'The president will come hunting for their heads': Former Trump official explains why the White House is terrified

In a column for the Washington Post, former White House communications director Anthony Scaramucci welcomed former national security director John Bolton "under the bus" now that he is getting treated like a pariah for blowing the whistle on Donald Trump's Ukraine corruption.

With the president claiming Bolton "begged" for his former job because no one else would hire him, Fox News personalities also jumped on him by saying he is working in concert with his longtime foes -- the Democrats -- in an effort to discredit him.

Writing, "President Trump’s White House has launched another disinformation campaign against a former staffer. This time, John Bolton, the last national security adviser, is the target, thanks to revelations from his unpublished book. Trump said Monday that Bolton’s claim about withholding aid to Ukraine in a quid pro quo 'was only to sell a book,'" Scaramucci added, "I know what Bolton is going through very well because Trump did the same to me. After I criticized him, the president started calling me a 'nut job' and said I 'wheedled' my way into his campaign. He and his administration officials did the same thing with his attorney Michael Cohen, his Attorney General Jeff Sessions, his Chief of Staff John F. Kelly and his Defense Secretary Jim Mattis."

According to Scaramucci, who has known Trump from their New York days, the president's response should come as no surprise.

"The obvious truth is that Trump can’t simultaneously be the great leader and manager he says he is and then consistently flay every employee who manifests an independent opinion about something. Trump is either incapable of managing and working with the 'best people,'or he is not hiring them," he explained.

"If Trump were the head of a public company, its board would immediately terminate and replace him," he continued. "But politics is different. There, people tolerate the boss, even embrace him. Trump aides rationalize this work to ourselves in a cycle that I call Trump Employment Syndrome. The typical person who has worked for Trump or who currently supports him at one point found him very odd. Ted Cruz, Mike PompeoKellyanne ConwayLindsey O. GrahamMarco RubioRand Paul and I all have one thing in common: We have each made public statements against then-candidate Trump and criticized his bizarre taunts and misbehavior."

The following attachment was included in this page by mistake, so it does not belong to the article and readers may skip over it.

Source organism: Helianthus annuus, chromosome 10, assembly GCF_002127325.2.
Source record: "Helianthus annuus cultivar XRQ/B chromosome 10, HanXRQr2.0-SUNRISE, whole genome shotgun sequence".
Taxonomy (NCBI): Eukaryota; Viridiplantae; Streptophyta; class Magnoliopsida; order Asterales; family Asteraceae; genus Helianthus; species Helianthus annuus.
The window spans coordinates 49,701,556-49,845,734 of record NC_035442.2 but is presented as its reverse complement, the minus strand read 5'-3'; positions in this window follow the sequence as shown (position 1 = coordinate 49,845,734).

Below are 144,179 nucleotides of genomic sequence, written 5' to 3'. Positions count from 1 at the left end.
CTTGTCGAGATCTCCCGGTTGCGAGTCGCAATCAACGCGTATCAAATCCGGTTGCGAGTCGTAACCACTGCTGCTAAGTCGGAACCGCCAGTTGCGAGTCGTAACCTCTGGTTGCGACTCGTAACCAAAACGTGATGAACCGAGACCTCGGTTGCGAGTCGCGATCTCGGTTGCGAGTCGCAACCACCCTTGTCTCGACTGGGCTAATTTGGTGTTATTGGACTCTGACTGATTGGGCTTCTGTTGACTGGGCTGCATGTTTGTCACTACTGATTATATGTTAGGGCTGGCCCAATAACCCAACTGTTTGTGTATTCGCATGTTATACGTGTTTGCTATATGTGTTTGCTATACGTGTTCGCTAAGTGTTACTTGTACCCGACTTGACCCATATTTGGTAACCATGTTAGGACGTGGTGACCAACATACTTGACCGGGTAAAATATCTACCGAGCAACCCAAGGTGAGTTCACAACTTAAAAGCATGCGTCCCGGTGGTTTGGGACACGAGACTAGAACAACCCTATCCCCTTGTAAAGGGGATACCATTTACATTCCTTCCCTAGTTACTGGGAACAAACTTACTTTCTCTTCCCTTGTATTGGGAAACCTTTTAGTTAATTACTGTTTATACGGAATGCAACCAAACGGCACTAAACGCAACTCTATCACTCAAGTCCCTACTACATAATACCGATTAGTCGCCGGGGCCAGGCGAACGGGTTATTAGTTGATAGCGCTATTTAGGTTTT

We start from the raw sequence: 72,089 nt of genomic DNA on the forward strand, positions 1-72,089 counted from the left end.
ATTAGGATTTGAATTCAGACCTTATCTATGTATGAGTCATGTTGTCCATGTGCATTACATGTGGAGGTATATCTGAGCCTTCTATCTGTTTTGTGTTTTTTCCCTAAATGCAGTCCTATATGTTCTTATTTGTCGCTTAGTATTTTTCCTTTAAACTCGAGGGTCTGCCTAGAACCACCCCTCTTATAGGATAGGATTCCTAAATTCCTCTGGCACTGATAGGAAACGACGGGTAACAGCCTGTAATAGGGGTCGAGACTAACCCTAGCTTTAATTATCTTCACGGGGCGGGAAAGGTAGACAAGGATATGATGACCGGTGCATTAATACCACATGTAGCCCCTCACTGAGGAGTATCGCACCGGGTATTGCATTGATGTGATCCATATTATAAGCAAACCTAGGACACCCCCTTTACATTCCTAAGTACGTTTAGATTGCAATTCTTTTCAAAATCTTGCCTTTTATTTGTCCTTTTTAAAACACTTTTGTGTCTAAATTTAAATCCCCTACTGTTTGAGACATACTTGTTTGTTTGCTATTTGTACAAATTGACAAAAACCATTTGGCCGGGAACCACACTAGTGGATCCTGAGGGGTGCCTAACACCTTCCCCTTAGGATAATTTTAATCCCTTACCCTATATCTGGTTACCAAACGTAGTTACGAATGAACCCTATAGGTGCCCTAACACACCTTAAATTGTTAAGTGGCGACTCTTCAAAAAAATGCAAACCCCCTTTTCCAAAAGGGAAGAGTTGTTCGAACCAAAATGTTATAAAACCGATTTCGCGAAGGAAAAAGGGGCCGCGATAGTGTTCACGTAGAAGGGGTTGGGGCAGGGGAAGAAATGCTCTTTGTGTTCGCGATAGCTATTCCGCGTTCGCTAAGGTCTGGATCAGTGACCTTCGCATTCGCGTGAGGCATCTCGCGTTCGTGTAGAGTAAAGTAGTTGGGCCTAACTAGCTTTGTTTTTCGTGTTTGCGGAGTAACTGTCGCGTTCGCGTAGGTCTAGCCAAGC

"The way to create more power is by giving it away and empowering staff to achieve your goals," he maintained. "But Trump is incapable of this. He has hobbled the executive branch and made it extremely difficult for the Cabinet departments and agencies to coordinate. He has left most of these agencies understaffed, and the heads of the agencies are afraid to do things because of the president’s fickleness. Nobody feels empowered and they worry if they make a mistake, the president will come hunting for their heads."

He then added that Bolton should find his disconnect from Trump's world freeing, writing, "I, for one, never felt more alive than with the president of the United States called me an 'unstable nutjob' on Twitter. His bullying and intimidating methods have frozen many in his party, but when I began receiving them myself, I realized I was finally free."

 "Bolton might learn that speaking the truth is the best method of recovery for Trump Employment Syndrome," he concluded.

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